IN THE ACADEMIC UNIVERSE, the prefix “trans” refers to what is “between”, “through” and “beyond” the disciplines, considered only segments of knowledge. ARTE!Brasileiros was founded five years ago with the conviction that art has the ability to be a particular catalyst for the idea that we must regroup the different forms of knowledge in order to seek an understanding of the world. It is a special instrument to track the reflection of contemporary individuals about their own suffering. Art allows the juxtaposition of messages, it “knows”. Its mediation as a cognitive and sensory experience allows for an encounter of trans-formation. An experience with one another that goes “beyond”.
The psychic force of each subject, immersed in his
time and territory, the different forms of expression,
choice of languages and mediums make the artwork
an exceptional channel, where, throughout history,
men leave their legacy.
In contemporary art, for lack of a better term to name the art we have access to after Modernism and the avant-garde movements, diversity explodes. It is in the choices of the speech used by artists and artistic directors that we see the “through”.
Social, political or religious hatred, intolerance to gender differences, defence of territories and violence against refugees who globally migrate leaving behind part of their history, all these issues break out and create in the work of artists, cultural entanglements that “speak”. The issues and concerns of the contemporary individual are brought to the fore, giving way to another conception of beauty.
In an interview with Brazilian art critic Frederico Morais, entitled Material Language, and partially published on the Tate Etc. magazine, issue number 14, in April 2008, Meireles says: “I produced my work based on language. I try to distance myself from a pathological approach
to art, that is, art as an autobiography of the author.”
In this edition, we assembled exhibits from different parts of the world, featuring foreign artists who dive and translate to the visual arts the social and cultural characteristics of different countries. In Brazil, books and exhibitions that focus on immigrant artists – Yolanda Mohalyi, Lasar Segall, Lina Bo Bardi – who settled here, thus building part of the national art history. Coverage of the Lyon and Istanbul biennales, the Frieze and Fiac fairs, shows and initiatives that address by the means of the arts, the issues of gender and sexual identity.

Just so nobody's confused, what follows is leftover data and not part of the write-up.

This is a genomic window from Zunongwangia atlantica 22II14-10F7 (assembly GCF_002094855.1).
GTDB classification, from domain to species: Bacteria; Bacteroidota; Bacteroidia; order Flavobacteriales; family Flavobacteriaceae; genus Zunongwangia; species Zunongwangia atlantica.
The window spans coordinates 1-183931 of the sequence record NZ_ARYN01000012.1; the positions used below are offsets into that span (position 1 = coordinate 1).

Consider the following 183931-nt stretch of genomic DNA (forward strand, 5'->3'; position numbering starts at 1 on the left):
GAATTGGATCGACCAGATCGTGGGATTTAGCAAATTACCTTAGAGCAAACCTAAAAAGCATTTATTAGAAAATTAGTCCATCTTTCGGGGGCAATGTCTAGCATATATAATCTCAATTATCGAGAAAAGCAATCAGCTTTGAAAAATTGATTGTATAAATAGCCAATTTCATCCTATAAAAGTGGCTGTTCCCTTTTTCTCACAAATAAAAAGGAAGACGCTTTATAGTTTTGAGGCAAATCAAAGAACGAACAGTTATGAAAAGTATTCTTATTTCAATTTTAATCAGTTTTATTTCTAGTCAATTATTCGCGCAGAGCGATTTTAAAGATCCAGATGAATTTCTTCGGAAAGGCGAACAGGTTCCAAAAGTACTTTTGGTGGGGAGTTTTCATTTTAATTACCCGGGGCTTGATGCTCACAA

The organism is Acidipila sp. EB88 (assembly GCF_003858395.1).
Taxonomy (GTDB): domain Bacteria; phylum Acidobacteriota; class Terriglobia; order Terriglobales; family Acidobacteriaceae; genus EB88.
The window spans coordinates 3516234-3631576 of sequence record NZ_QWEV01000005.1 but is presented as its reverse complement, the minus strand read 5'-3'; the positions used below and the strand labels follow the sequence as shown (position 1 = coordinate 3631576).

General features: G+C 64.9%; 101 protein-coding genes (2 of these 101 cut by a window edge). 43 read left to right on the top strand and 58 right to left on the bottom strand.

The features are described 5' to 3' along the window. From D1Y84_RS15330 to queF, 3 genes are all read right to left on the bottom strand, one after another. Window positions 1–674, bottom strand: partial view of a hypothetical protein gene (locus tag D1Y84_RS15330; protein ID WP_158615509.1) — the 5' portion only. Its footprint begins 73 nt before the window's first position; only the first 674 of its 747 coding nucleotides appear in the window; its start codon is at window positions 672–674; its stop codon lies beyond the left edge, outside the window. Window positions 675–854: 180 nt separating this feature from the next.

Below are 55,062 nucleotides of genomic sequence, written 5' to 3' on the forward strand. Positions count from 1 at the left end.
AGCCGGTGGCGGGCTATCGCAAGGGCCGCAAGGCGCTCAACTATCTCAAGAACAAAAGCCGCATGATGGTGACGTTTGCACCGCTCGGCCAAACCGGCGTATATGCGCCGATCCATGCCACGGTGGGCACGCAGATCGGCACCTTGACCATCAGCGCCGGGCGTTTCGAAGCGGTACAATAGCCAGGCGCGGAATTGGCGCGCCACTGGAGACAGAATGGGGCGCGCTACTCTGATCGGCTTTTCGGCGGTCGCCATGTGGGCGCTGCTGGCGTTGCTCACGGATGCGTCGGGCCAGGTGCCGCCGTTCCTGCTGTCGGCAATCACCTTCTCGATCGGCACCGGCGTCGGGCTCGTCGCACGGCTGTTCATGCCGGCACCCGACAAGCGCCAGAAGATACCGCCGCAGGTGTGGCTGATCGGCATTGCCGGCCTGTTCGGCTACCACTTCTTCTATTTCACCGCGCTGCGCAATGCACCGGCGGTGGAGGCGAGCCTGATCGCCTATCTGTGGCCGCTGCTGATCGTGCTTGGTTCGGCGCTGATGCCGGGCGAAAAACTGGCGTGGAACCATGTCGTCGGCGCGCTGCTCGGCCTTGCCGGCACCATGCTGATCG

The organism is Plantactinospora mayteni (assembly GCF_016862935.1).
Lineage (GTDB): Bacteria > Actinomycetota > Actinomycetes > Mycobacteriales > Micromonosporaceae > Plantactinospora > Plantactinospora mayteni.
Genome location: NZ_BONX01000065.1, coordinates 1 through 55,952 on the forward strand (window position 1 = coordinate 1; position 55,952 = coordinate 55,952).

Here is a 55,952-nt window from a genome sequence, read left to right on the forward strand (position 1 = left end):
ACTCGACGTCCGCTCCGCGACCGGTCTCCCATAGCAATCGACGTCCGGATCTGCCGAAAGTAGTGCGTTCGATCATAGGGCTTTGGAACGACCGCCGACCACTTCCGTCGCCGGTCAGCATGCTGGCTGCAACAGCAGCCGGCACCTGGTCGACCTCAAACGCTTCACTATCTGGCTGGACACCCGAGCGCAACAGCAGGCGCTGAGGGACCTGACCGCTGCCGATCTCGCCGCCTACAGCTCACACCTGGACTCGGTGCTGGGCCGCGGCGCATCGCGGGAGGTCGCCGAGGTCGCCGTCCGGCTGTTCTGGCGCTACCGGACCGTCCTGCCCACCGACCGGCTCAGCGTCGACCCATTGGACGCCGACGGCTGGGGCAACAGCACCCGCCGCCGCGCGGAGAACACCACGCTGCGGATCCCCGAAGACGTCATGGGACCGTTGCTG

For the past five years, ARTE!Brasileiros has maintained that conviction following, along with journalists, curators, historians, anthropologists and art critics, the work of Brazilian and foreign artists, national and international exhibitions, numerous biennales, the establishment and progress of cultural institutions, research publications and books, and of course, a market that only came to grow in the past three decades.
Our audience has gained strength and our bilingual publication has gained ground. In 2012, we won the Art Critics Brazilian Association Prize, Antônio Bento, dedicated to the top visual arts outreach and promotional work in the media, in 2011.
Since ever, we have tried to be as serious as possible with regards to reflection and information. It has been an absolute joy to accompany young artists in their early career and witness them evolve, as well as those already established, who have gained prominence and new working spaces.
We have also developed a division for networking and seminars, for listening to the experience of national and international experts, which reached an ever increasingly eager public. Finally, we now have a digital platform with a weekly schedule, video interviews and reports, the first steps for our ARTE!TV.
We want to thank our employees, who supported and accompanied us through the difficulties and contributed to implementing an enterprise like this in Brazil, a country with gaps in its educational development, but which, despite its flaws, is still
an international cultural reference, and we also thank our sponsors who support this initiative.
We hope, with all our hearts, to have the needed strength to carry on.